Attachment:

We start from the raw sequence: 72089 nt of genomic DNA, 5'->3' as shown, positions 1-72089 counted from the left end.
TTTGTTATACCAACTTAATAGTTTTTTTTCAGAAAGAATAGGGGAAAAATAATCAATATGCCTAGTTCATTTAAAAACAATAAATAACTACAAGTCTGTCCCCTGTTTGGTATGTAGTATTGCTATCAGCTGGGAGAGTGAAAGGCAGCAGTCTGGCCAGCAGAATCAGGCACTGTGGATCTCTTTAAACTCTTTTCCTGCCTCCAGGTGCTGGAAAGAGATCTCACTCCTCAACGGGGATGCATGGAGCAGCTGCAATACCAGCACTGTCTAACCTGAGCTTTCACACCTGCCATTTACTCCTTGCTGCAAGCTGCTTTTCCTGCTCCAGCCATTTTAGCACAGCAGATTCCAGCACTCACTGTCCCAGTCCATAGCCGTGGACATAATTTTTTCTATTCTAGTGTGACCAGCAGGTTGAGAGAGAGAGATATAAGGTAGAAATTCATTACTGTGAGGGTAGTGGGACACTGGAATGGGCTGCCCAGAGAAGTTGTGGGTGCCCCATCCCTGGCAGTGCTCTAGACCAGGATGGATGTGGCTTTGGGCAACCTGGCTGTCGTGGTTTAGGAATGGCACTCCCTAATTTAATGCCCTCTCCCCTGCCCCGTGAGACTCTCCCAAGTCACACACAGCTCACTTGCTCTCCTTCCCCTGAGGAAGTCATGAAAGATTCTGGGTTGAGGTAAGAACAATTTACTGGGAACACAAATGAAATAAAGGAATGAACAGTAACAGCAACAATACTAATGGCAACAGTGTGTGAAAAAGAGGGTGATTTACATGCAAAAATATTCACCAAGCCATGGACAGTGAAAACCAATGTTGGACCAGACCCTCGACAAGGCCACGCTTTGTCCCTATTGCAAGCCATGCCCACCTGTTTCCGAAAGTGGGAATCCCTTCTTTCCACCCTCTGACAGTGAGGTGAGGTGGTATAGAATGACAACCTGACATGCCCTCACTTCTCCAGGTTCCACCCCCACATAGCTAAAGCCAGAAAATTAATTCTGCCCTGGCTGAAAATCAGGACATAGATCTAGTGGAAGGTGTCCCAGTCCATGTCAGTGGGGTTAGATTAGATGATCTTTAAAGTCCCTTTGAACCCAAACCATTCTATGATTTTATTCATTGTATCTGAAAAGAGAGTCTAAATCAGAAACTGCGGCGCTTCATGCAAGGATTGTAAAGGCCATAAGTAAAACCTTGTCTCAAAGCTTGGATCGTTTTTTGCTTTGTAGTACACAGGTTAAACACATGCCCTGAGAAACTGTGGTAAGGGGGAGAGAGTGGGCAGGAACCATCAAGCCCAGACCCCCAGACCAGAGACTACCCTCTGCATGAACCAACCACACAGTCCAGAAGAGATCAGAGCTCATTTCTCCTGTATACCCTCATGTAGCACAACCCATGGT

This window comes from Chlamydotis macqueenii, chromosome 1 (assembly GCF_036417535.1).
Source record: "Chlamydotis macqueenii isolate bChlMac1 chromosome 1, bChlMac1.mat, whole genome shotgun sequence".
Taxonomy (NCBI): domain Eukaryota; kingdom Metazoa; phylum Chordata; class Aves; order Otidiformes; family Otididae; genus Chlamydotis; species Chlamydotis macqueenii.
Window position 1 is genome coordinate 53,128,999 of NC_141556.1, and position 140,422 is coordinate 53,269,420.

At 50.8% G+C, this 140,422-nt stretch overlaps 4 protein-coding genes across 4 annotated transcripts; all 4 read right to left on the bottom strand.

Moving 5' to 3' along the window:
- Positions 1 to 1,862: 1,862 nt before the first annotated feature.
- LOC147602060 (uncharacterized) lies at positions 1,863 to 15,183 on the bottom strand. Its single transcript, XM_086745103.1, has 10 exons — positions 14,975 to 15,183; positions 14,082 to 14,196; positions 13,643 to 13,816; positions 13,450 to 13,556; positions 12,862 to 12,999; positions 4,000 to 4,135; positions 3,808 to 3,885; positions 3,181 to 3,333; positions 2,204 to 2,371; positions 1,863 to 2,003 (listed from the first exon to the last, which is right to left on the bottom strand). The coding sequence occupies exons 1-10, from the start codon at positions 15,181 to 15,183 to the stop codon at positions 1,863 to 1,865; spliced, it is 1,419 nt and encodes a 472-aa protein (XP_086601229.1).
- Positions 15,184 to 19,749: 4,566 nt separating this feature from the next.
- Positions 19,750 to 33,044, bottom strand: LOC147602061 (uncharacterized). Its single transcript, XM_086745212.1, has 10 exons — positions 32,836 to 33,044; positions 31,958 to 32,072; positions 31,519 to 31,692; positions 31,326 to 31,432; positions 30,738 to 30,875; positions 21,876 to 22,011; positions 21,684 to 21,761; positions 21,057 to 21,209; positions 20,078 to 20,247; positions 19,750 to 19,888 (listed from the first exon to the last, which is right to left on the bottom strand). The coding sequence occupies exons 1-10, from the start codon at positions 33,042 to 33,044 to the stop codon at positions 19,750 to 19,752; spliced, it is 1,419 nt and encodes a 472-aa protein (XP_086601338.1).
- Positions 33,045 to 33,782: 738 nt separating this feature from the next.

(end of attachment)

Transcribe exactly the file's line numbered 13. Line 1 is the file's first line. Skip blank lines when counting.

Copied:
- Positions 33,045 to 33,782: 738 nt separating this feature from the next.